Influence of Surgeon Technique on Screw Pullout Strength in Spinal Fusion Surgery
fusion surgery relies on surgical implants such as pedicle screws for fusion of bone
around the affected areas of the spine. Failure modes on these surgeries include high
rates of the surgical implants loosening and in other cases hardware breakage. Existing
studies for these failures demonstrate that the pullout strength of these pedicle screws
is influenced by various factors ... read moresuch as the design of the implants, the screw
trajectory and bone quality but also the experience level and technique of the surgeon.
The objective of this study was to characterize these surgeon profiles using metrics
based on their interaction with the pedicle screws. During the pedicle screw insertion,
wobble, generated by the surgeon, alters the path for proper placement leading to
failure rates post implantation. Using foam blocks that match various levels of bone
quality ranging from young healthy bone to that which mimics osteoporotic bone, pedicle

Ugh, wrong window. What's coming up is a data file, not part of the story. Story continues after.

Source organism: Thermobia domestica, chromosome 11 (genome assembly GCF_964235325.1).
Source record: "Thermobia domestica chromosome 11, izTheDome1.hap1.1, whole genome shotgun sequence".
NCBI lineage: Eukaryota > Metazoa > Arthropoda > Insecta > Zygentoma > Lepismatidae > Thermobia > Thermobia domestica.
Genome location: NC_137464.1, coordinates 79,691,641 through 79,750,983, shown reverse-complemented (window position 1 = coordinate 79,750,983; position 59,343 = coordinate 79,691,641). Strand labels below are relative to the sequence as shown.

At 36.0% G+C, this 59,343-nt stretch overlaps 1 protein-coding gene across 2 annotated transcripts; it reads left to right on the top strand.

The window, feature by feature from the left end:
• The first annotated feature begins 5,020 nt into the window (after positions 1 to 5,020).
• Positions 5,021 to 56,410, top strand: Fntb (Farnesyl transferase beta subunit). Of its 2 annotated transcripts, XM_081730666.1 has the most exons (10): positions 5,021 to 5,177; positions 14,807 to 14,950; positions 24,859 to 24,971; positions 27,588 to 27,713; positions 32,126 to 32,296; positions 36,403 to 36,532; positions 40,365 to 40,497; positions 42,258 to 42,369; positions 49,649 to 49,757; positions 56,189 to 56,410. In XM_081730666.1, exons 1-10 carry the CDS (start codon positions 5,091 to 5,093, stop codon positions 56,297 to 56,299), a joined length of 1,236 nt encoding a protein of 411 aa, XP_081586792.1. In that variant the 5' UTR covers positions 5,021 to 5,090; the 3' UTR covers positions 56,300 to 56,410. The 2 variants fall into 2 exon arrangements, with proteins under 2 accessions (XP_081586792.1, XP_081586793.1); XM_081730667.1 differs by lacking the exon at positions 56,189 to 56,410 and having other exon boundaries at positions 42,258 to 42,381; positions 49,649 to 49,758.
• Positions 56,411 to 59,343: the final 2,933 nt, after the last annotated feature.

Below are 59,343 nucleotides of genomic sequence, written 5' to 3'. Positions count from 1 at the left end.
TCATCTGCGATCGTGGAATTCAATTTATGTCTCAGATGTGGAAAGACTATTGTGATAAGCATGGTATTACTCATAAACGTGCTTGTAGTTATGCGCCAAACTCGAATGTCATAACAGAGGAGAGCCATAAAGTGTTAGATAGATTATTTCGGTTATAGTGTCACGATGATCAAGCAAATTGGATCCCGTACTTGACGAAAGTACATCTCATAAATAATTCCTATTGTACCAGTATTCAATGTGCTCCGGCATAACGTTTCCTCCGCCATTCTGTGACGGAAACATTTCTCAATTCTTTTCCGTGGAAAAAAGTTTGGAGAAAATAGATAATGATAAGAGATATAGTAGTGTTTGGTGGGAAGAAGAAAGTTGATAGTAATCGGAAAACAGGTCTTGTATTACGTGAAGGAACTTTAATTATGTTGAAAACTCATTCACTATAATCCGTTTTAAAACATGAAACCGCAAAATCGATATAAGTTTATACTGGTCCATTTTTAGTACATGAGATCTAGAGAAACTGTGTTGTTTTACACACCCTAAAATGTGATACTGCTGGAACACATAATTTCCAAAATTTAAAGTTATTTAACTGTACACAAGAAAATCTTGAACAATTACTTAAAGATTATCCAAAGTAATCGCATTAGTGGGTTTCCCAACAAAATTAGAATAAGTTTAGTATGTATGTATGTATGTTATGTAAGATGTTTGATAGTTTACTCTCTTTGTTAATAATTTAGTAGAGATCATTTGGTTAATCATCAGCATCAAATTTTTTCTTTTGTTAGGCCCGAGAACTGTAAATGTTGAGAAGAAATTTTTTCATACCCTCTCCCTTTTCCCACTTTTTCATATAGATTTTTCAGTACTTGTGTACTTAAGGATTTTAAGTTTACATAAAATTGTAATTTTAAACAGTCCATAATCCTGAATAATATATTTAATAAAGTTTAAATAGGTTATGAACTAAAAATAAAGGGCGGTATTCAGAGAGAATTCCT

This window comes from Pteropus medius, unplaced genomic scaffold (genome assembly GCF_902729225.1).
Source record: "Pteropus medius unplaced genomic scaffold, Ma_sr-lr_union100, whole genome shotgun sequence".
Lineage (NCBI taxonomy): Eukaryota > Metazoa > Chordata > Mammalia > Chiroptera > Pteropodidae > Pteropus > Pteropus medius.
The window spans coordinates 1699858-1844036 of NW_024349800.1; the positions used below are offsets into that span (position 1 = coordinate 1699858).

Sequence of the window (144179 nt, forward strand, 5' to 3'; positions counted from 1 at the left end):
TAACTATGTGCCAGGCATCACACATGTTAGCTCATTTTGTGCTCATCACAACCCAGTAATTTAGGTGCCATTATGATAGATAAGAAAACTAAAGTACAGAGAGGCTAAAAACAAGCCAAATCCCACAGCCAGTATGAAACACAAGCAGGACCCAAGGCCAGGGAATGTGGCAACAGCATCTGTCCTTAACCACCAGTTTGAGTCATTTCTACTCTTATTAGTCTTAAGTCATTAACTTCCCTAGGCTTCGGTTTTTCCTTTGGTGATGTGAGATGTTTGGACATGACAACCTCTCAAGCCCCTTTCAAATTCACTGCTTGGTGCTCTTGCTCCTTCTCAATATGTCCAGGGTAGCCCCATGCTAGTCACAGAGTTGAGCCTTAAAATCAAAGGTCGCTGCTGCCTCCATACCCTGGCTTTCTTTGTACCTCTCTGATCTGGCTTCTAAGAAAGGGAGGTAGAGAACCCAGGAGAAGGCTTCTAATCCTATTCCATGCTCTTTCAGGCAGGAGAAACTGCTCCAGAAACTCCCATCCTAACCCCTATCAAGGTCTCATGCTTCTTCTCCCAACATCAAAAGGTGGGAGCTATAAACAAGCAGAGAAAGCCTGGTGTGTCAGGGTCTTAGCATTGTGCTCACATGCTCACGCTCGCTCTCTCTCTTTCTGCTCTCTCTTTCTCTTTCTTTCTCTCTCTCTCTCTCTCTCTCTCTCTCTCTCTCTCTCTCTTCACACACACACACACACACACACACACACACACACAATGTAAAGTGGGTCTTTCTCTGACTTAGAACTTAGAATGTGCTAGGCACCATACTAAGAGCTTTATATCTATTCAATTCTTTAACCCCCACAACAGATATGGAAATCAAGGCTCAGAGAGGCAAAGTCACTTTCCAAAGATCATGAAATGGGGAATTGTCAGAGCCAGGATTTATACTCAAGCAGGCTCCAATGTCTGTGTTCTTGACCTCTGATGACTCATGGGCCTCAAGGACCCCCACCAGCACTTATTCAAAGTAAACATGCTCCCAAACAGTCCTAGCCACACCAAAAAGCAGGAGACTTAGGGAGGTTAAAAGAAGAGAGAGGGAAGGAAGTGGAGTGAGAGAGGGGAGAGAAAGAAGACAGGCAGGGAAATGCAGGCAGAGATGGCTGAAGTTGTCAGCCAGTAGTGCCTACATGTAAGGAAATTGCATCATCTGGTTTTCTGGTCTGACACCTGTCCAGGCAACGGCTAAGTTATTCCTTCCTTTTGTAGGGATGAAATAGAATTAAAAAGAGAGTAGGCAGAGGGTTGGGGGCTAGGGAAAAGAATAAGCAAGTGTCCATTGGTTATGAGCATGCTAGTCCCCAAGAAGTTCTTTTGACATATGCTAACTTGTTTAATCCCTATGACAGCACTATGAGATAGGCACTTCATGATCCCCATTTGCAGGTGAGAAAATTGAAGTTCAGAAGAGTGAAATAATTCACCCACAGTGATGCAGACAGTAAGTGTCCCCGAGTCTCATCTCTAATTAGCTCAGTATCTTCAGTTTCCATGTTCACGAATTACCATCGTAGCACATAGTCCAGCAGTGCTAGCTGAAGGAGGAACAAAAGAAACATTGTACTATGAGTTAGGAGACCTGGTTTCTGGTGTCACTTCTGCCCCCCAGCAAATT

screws are inserted by health care professionals in surgical simulations. During these
insertions, surgical profiles are generated in the form of screw insertion angle and
maximum handle diameter, and then correlation to the pullout strength of these pedicle
screws is sought. In all cases with lower bone density, the average pullout strength
differed when surgeon techniques of health care professionals were compared to a novice
with little to no experience in pedicle screw placement. Amongst the surgeons, the
pullout forces were within 95% Confidence Interval of expected values and as such the
maximum handle diameter during the insertion did not provide a correlation. The screw
insertion angle did however correlate with pullout strength data, only in the lower
density bone. The thesis explores the various challenges to this pedicle screw insertion
tracking and provides suggestions for further tracking post data
Thesis (M.S.)--Tufts University, 2017.
Submitted to the Dept. of Mechanical Engineering.
Advisor: Robert White.
Committee: Gary Leisk, and Jarred Sakakeeny.
Keywords: Mechanical engineering, Biomechanics, and Surgery.read less